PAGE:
‘Pretty Girls’, as the name suggests, deals with the cliché of popular music. If it’s not breakups or longing for someone you can’t have – It’s the vacuous personality of the horde of girls you have had. This cliché isn’t necessarily something I’d advise songwriters to steer clear from because the subject matter usually comes from at least some level of personal experience but it is something that risks being lost in a turbulent sea of obscurity. Harry Young, however, has constructed a genuinely interesting piece from the opening jaunty, plucked acoustic guitar to the pleasantly surprising introduction of a melodic guitar accompaniment just after the two minute mark.
I was fairly disappointed that there were no ‘stand-out’ lyrics to really analyse as this makes it difficult to work out how personal the song is to the artist. A song that’s lyrics allow every listener to substitute themselves in place of the artist may be a commercial dream but it can come at the cost of real personal input from the songwriter; and the song in this case has quite heavily succumb to this possibility.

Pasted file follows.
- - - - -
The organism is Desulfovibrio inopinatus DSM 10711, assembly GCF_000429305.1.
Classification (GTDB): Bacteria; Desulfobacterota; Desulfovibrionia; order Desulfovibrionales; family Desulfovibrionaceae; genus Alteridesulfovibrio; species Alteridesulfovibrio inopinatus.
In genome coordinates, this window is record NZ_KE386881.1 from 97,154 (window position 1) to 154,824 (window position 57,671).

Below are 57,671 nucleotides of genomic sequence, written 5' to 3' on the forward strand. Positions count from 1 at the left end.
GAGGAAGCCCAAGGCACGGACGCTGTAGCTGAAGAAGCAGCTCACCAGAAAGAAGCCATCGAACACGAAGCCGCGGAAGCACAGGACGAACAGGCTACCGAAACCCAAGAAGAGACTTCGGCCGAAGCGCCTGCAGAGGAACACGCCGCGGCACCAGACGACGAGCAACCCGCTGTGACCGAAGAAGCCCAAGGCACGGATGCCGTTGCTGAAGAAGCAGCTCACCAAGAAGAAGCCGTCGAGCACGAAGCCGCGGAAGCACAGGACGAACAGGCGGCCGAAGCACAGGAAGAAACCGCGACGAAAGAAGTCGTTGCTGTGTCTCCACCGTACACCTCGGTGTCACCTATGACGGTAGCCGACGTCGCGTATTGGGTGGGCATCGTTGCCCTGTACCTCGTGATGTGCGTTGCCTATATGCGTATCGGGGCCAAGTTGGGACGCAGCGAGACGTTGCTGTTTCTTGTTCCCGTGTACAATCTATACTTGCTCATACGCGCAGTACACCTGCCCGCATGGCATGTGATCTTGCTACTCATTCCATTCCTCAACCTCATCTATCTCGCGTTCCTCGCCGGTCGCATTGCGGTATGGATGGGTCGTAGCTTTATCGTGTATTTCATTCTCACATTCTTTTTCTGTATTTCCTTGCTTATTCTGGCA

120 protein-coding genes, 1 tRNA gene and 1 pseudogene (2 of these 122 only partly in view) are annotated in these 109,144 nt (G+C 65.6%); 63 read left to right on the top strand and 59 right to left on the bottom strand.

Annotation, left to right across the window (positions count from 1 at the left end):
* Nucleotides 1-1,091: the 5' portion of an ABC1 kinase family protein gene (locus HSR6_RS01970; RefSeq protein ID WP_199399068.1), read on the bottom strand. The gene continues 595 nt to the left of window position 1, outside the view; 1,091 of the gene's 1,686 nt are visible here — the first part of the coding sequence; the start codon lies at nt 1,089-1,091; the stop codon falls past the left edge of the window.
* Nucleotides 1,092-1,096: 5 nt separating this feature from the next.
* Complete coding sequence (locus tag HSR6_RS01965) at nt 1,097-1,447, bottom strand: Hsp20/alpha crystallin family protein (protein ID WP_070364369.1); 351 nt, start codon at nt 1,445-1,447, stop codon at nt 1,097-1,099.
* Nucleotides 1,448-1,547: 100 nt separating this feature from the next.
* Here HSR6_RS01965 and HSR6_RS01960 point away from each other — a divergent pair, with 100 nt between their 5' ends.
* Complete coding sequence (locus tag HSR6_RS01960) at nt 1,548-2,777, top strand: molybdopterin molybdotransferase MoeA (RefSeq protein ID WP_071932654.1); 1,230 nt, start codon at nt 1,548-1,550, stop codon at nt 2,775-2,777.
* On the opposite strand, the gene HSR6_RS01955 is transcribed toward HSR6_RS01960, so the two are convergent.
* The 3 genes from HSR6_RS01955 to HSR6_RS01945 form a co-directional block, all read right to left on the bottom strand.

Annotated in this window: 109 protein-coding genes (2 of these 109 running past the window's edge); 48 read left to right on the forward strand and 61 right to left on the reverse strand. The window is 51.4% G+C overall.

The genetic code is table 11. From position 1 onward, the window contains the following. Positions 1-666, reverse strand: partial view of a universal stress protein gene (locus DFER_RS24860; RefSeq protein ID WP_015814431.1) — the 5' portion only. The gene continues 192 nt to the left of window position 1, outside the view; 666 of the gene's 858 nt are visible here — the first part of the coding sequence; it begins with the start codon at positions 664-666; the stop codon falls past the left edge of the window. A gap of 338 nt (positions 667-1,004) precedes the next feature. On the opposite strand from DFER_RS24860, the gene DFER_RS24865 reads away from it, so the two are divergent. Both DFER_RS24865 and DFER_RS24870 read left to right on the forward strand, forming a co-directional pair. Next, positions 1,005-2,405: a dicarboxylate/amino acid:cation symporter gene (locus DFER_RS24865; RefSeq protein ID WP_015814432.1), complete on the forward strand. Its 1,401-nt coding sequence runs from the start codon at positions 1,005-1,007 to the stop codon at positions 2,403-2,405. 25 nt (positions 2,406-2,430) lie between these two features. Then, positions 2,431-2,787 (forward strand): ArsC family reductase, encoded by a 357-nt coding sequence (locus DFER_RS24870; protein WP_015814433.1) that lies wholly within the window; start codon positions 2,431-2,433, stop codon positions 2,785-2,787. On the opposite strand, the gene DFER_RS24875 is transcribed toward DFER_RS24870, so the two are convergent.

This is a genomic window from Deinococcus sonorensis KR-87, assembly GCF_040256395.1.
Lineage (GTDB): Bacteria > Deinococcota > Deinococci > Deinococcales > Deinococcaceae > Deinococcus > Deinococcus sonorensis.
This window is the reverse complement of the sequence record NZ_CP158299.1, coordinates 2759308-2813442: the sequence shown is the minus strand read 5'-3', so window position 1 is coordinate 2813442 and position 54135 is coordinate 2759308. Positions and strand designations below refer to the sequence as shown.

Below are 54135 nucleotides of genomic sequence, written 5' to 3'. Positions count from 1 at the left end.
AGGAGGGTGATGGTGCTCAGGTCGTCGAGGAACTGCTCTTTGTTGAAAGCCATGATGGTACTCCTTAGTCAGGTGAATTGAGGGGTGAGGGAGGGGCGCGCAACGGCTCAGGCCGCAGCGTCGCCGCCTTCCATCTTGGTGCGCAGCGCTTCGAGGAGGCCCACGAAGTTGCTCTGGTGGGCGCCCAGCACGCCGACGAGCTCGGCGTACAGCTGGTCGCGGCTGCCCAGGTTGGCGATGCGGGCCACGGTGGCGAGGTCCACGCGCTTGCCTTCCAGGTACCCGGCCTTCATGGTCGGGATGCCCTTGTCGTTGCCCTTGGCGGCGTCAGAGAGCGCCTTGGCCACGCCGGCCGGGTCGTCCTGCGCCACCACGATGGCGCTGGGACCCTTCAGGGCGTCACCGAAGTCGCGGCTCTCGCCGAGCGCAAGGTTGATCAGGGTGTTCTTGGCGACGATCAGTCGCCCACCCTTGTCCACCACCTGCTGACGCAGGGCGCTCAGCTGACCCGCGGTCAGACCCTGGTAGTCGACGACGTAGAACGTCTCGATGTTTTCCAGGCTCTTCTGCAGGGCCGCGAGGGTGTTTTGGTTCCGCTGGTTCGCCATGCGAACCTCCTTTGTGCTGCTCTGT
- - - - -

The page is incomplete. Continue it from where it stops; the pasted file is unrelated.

The merit of this song comes largely from the instrumentation. It’s a fairly simple arrangement but less is more when, like Harry Young, you can consolidate all the elements together in such a tight fashion. The lead guitar following the melody of the vocals in the latter half of the song is reason enough to disregard any of the doubts you may have had up till this point. The repeating of “Make it stop…” simplifies the lyrics so the listener can appreciate the guitar at this point; a sensible move, as counterintuitive as it may seem to simplify an element while trying to convey your talent this shows an awareness uncommon in young artists. One time where Young’s awareness does seem to lapse, however, is after the volume of the lyrics builds and the melodic lead guitar cuts he, for some reason, decides to utilise Gregorian chanting-esque vocals on the “Hold on me” lyric. I’m not sure my experience in reviewing equips me to critique this genre but I will say that it just seemed out of placed and changed the pace of the song too much to transition to, or from, smoothly.
This is only Young’s debut single so there is no album for me to recommend as of yet. I do, however, recommend you stream this song from his Soundcloud linked below. Hopefully an album appears soon, as for better or worse he seems at least able to experiment with various techniques giving him promise as an emerging artist.